Somewhere between the golden goose of high-end gated development on every available parcel and absolute preservation there was likely to be a middle ground. Many of those who supported the development of land use regulations saw those regulations as a means to ensure that development bore the burdens and responsibilities of its impacts as a consequence of reaping profit. Many recognized that some, moderate development offered good solid middle-class jobs in the trades for many long time Jackson County residents. The failure of the boon times was that it overwhelmed the county’s capacity to absorb it. Many of the plans were unrealistic, financed in highly speculative ways and far too nebulous in terms of their care for existing communities and sensitive environments. In addition, many of the developers ignored local economies and local tradesmen in favor of carpetbaggers and firms designed to work quick, cheap and fast as a means of deriving maximum profit to the exclusion of all other considerations.

The crash put an end to all of that. And while many of the speculators, the developers, real estate hucksters, attorneys and financiers who fueled the boom lost heavily, some of those hurt worst were local individuals and communities who were left with high property valuations, higher taxes and a moribund economy.

We’ve moved from a highly inflated market fueled by speculation and untenable assumptions to no market, a sense that no one knows quite what anything should be worth and everyone seems hesitant to engage in even basic economic activity. The uncertainty affects the retirement plans of some, the job prospects of others, and even the fundamental assumptions on which much of the county’s budget is based.

 

Fixing a damaged market

The problem, it would seem, is that there is a great deal of inventory available (although much of it is compromised by various legal entanglements). Some very large areas that had been slated for high-end development are locked into a legal limbo.

Some of the land most impacted is also some of the most environmentally sensitive. Some of it currently has half done, poorly done infrastructure that threatens a tremendous mess. For examples, one only has to look at the reporting on some of the more informed local blogs. And perhaps even worse is that many of the 7,000-plus lots that were essentially exempted from the land-use regulations exist within these developments.

So, we have an essentially non-functioning market in Jackson County, a damaged economy, and a huge inventory of damaged and legally encumbered land.

I wonder, though, if there isn’t a possible solution that might serve everyone’s interests to some degree or another. The overall public interest might best be served if some of the most sensitive land that was slated for development and is now compromised by legal, financial or environmental complications was transferred into the public trust either through conservation easement or transfer into state or federal parks or game lands.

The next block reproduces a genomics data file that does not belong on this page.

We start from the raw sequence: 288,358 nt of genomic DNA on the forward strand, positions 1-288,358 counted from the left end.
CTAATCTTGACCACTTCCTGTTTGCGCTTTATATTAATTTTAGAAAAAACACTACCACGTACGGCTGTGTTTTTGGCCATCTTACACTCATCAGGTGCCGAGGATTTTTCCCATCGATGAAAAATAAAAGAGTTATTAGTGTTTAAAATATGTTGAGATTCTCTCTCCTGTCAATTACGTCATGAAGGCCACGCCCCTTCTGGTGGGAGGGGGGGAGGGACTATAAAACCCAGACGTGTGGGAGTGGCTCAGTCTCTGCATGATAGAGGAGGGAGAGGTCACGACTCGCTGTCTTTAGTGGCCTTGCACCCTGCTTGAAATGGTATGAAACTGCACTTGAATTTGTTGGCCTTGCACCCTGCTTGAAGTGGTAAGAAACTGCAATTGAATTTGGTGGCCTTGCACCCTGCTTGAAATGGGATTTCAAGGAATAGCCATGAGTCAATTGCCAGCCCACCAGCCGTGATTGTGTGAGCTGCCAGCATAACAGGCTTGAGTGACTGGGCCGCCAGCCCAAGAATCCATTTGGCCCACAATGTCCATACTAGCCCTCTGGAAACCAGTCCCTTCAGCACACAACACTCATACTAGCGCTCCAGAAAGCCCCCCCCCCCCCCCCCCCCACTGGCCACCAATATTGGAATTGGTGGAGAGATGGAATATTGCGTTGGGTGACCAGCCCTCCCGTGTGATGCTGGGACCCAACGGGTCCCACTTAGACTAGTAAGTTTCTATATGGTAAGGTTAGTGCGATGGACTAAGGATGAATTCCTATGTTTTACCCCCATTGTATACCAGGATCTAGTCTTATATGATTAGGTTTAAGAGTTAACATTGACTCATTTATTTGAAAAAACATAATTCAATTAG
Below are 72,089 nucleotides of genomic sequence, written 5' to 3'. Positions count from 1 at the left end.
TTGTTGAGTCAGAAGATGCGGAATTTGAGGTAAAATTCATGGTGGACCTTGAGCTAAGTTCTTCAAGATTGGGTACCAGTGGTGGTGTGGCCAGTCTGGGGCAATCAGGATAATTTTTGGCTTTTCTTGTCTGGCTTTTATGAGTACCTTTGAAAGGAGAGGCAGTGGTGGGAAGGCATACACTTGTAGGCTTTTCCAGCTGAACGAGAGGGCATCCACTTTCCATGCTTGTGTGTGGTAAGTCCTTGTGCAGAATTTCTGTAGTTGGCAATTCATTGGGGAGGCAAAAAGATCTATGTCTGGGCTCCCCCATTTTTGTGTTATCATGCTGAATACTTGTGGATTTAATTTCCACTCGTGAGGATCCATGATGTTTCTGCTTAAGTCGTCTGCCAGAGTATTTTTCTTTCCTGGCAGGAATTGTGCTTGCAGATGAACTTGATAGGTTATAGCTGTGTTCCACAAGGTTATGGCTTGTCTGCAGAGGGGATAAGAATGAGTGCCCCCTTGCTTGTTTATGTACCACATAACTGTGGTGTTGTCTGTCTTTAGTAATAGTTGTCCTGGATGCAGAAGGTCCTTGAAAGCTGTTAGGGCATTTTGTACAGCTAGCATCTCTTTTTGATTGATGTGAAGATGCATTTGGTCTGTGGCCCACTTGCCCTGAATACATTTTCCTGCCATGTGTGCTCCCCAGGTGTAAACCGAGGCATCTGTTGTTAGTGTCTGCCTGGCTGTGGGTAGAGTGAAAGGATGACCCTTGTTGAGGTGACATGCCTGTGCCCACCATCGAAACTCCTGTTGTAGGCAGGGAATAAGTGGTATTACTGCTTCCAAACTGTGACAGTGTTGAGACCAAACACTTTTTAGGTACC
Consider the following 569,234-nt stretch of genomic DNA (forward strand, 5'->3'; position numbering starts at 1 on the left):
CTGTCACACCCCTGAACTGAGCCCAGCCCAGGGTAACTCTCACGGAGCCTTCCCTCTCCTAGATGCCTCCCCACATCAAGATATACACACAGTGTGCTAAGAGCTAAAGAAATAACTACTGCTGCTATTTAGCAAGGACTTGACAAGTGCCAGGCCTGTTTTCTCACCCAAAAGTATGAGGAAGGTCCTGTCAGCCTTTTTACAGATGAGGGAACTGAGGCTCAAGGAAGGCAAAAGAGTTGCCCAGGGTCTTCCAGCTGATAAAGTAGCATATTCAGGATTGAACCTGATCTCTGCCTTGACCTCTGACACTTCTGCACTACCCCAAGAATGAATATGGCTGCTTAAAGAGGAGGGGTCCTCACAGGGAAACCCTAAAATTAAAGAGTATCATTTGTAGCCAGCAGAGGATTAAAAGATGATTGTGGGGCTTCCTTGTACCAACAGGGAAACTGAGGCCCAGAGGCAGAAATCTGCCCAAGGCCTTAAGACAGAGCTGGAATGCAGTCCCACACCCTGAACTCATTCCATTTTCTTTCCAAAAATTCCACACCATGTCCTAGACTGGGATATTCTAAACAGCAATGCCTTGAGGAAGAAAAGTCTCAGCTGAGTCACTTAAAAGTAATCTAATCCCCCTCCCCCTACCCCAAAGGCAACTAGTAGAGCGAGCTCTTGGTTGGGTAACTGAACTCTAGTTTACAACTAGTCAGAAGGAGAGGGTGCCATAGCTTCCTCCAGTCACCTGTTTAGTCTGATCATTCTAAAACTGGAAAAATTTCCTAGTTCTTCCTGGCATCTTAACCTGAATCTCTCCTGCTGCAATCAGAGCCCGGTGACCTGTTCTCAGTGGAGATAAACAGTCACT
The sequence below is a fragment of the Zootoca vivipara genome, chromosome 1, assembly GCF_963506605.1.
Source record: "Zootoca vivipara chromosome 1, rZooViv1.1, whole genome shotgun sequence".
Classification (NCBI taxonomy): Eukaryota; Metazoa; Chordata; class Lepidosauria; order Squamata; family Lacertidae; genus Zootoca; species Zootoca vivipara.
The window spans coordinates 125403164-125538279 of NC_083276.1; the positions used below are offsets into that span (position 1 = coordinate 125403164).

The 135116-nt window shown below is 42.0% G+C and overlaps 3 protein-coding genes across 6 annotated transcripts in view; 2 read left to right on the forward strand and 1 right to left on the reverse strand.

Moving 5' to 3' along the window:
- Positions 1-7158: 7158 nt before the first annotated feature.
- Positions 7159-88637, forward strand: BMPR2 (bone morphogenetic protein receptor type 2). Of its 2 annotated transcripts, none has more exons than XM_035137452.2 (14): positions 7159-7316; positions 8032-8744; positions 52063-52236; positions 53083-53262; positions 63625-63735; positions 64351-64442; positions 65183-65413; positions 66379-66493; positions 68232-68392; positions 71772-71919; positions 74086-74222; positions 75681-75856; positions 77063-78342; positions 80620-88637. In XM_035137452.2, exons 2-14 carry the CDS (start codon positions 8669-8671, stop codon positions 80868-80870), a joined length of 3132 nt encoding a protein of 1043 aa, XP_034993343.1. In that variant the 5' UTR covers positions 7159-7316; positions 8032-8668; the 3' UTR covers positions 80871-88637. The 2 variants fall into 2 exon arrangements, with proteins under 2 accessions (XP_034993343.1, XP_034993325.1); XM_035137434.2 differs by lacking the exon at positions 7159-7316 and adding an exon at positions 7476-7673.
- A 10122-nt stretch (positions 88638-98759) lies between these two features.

The first argument one might expect to hear about such a proposal is that the county could not afford to lose the prospective tax base. That same argument was made 40 years ago when much of the land that is now Bear Lake Reserve (or was, since some has since been sold) was offered into the public trust. In retrospect, we can see the loss of opportunity and the costs that development has imposed.

The fact is that a sizable reduction in inventory would actually give the market some basic parameters against which to re-establish itself. The future loss of supposed tax base, certainly no sure thing given recent events, would likely be offset by the faster recovery of local property markets and the associated increase in economic activity.

There are those who might argue that at present the terrain looks quite nice thank you. Development has been halted and the assaults on the environment and our communities have ceased. I would reply that at best that is only temporary and that we have all the elements for another bubble in place, although I would concede that it is an event likely not to occur for perhaps 10 years.

Still, there is a tremendous amount of money, both corporate and private equity, sitting on the sidelines at the moment. The hesitancy of that money to move might just as likely be attributed to wiliness as fear. Someone somewhere is waiting to pick up distressed assets at a bargain and the question isn’t if, it may be when. The ensuing consolidation may actually be worse. There is some indication that parts of the trophy market are, if not recovering, at least evolving. One should remember that those in the top 2 percent of income have actually done quite well of late.

We may have an example of a more savvy investor here in Jackson County. J.P. Kennedy, a software developer for the oil services industry, may be one of the largest single landholders in Jackson County. He sold much of what became Bear Lake to Centex and bought back some of that when Centex failed. It also appears he has been involved at various levels with the Legasus properties.

Mr. Kennedy or some entity that is as equally well resourced may be in a position to consolidate thousands of acres for development. Given the current attitudes of those in power at state and local levels it is likely that government might find itself willing to be accommodating to the desires of ostensibly powerful interests. And for all the good the ordinances did, their creation left avenues large enough to drive a very large bulldozer through for those who might be so inclined.